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Tips & Tricks

6 Common Mistakes When Posing Families

By Diana Elizabeth on September 12th 2012

Mistakes are often made when we’re too busy concentrating on something else such as our lighting or camera settings.  As a portrait photographer, it is important not to overlook how your subjects are posed.  By taking the time to heavily concentrate on posing, you’ll see a big difference in your images – your clients will look more natural and relaxed which is exactly what results in a great image.

6 Common Mistakes Made when Posing Families
    1. Shooting by a tree.  The best spot in a location isn’t always by the base of a tree.  The biggest problem with shooting by a tree is that unless you are capturing the entire tree when you shoot – which will then make your subjects small, you might crop tight and all you see are family members and the base of a tree trunk.  Find a location without a tree stump, if you need shade, use the tree shade, minus the trunk.
    2. Putting male family members in an awkward pose.  Men don’t sit cross-legged.  In fact, no adult really has since grade school unless they are doing yoga.  A leg bent with a leg crossed under is fine – but avoid the soles of shoes.  Men should always be embracing the woman.
    3. Not putting the parents or grandparents in the middle.  If it’s a huge family portrait, your eye needs to be drawn to the main subject(s).  Is it the parents, or  grandparents?  Depending on the set up, you should make it obvious where the main subjects are – the parents can still be the side, but don’t shuffle them so they get lost in the mix, it’s typically the middle.  If it’s a daughter, mother, grandmother shoot, the oldest women are always in the middle, they are the most important subjects, never put them on the edge.
    4. Not coupling properly.  Stagger family members if you must, but keep them clumped so it is obvious who is single, who is a family, and who are siblings. Pay attention to avoid coupling siblings in a sense that make them look like they are a couple.  Make sure couples touch, and single siblings if there are two, flock both sides of the parents and if there are more than two, they angle away from each other to show independence.  I like having the taller members of the family on the outside if possible.
    5. Forgetting to capture them in a natural state. Even if you are more of a traditional portrait photographer, don’t forget the moments when a family looks at a child or laughs at a child’s reaction.  Sometimes you’ll get some great shots when they aren’t looking but enjoying the moment or interacting with one another, so don’t stop photographing them!
    6. Expecting young children to pose.  You can’t have the entire family stand if the little kids are too short, the parents either have to hold them, or sit and the kids are on the parent’s lap.  If you missed our article on how to get great expressions from children, read this article.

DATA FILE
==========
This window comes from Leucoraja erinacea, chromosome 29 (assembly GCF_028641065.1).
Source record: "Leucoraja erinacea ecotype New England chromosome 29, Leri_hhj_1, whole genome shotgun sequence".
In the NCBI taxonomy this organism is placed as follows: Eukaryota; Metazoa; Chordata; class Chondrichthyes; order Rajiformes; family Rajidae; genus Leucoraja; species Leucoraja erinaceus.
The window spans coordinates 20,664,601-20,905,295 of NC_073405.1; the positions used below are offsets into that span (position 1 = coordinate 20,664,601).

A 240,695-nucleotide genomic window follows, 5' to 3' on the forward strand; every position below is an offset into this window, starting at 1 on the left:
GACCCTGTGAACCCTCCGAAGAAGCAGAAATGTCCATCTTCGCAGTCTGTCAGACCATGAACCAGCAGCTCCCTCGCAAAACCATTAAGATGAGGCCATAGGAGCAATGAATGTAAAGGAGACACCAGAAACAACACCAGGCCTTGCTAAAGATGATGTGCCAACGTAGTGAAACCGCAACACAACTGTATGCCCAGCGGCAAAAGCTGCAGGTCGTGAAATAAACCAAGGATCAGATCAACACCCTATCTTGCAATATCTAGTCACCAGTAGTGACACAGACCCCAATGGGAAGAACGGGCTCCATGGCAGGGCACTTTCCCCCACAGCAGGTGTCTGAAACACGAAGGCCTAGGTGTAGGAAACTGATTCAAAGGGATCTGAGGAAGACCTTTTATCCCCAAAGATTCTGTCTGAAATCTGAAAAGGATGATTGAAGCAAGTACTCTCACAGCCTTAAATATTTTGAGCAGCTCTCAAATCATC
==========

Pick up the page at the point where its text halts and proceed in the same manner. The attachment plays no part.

Bonus shot not to forget!

Don’t forget mom and dad! Often I like to take them away from the kids and shoot a romantic portrait of just them, treating the old love birds like a newly engaged couple.  They absolutely love this!

Some examples of getting it right

Parents in the middle, additional family members on the outside, you can tell who is single.

You don’t have to always have them look so formal.  You can let them sit casually, especially if the little one is fairly little.

They can be adoring a child or participating in something they do together.

If a little one doesn’t want to stay still, have them run around the parents.

Diana Elizabeth is a Phoenix-based wedding and portrait photographer who specializes in personalized, creative, and uniquely styled sessions. Visit her website at www.dianaelizabeth.com.

Q&A Discussions

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  1. Ed Rhodes

    good tips!

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  2. nichole ayala pando

    your really good !!!(:

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  3. photography tutorial roundup: how to pose families & groups

    […] 4. This post at SLR Lounge discusses the 6 most common mistakes photographers make when posing families and then tells how to fix them, along with some example photos of getting it right. […]

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  4. Irving

    It’s very straightforward to find out any topic on web as compared to books, as I found this paragraph at this site.

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  5. George Bryant

    The casual pictures are shot in a nice way. Although most of them appear nice.

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  6. Noemailneeded

    These photos are suffering from bad lighting. The large family photo has over used the technique discussed and the family looks disjointed rather than a family. the one man’s hand on his wife’s hip looks odd at best. No one would touch like that.  The first photo with the pretty river and old car and trailer and the couple has lost focus. what is the subject of the photo?  

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  7. Kevin

    Thanks for sharing!  I “like”!!

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  8. Troutman_photography

    It may not be PC but I have to agree with Diana on this one.  Indian style was what it was called when I went to school.  Plus I feel like a huge “D” bag saying “criss cross apple sauce”.   Perhaps we can all agree to call it “Gangnam Style” if that will make you feel better. 

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  9. PC Police

    “…indian style.” – really?!

    “Men should always be embracing the woman.” – ah, right. I get it now…

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